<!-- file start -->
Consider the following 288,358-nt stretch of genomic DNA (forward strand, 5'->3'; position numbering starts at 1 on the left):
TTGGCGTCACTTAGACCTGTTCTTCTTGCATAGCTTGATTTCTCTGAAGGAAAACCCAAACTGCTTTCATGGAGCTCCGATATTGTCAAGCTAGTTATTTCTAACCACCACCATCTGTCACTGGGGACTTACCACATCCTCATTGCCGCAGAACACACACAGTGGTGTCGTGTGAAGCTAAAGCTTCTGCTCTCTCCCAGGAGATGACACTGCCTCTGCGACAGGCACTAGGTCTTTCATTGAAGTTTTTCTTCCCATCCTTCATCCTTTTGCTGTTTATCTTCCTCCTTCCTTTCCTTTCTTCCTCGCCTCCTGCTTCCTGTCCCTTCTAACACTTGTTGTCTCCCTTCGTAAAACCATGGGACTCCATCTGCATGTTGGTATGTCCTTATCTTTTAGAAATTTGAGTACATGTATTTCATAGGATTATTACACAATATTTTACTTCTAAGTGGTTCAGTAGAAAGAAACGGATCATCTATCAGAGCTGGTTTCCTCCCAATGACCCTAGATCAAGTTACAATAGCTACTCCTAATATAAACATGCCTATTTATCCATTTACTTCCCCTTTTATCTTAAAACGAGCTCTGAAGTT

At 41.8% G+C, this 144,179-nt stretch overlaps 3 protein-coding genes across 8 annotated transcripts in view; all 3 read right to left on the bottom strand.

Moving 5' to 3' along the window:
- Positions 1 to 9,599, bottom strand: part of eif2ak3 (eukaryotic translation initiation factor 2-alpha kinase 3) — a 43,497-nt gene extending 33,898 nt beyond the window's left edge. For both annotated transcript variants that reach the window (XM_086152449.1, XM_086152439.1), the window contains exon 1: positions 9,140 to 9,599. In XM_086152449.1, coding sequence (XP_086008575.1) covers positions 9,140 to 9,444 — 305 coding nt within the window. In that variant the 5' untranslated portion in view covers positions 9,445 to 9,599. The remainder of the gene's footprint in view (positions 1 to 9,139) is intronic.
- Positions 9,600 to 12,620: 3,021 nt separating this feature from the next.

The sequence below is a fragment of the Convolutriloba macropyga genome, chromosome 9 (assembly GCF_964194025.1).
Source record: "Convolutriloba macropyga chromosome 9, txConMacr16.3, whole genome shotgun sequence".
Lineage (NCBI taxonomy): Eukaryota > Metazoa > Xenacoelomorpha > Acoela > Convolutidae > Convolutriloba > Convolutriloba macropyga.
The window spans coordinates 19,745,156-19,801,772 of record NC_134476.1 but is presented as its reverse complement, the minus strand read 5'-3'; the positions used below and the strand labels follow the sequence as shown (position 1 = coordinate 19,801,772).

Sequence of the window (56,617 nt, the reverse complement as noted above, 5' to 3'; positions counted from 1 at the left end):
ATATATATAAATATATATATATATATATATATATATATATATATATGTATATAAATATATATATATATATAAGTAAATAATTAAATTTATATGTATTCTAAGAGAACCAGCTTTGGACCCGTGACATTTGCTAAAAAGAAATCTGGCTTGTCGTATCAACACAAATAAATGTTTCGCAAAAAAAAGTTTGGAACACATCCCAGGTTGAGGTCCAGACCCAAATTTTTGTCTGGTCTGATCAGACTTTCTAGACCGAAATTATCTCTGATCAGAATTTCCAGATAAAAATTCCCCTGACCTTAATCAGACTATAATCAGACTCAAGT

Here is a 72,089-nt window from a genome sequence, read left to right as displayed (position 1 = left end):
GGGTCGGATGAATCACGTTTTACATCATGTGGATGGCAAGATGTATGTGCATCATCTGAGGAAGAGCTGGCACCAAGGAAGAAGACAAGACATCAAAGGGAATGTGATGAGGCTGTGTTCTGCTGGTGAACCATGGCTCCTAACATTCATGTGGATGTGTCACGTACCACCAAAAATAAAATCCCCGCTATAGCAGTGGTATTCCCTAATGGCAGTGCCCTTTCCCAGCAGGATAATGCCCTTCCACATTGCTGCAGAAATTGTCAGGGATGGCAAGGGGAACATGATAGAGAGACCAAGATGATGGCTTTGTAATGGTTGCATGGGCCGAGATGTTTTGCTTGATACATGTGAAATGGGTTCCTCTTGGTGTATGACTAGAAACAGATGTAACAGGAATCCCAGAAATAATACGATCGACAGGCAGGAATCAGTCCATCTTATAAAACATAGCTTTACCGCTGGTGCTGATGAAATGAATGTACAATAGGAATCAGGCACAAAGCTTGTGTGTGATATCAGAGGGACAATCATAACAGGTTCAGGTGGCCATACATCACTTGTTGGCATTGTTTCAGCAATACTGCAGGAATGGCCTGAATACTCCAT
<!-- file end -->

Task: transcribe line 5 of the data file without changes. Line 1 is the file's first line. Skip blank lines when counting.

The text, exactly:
- Positions 1 to 9,599, bottom strand: part of eif2ak3 (eukaryotic translation initiation factor 2-alpha kinase 3) — a 43,497-nt gene extending 33,898 nt beyond the window's left edge. For both annotated transcript variants that reach the window (XM_086152449.1, XM_086152439.1), the window contains exon 1: positions 9,140 to 9,599. In XM_086152449.1, coding sequence (XP_086008575.1) covers positions 9,140 to 9,444 — 305 coding nt within the window. In that variant the 5' untranslated portion in view covers positions 9,445 to 9,599. The remainder of the gene's footprint in view (positions 1 to 9,139) is intronic.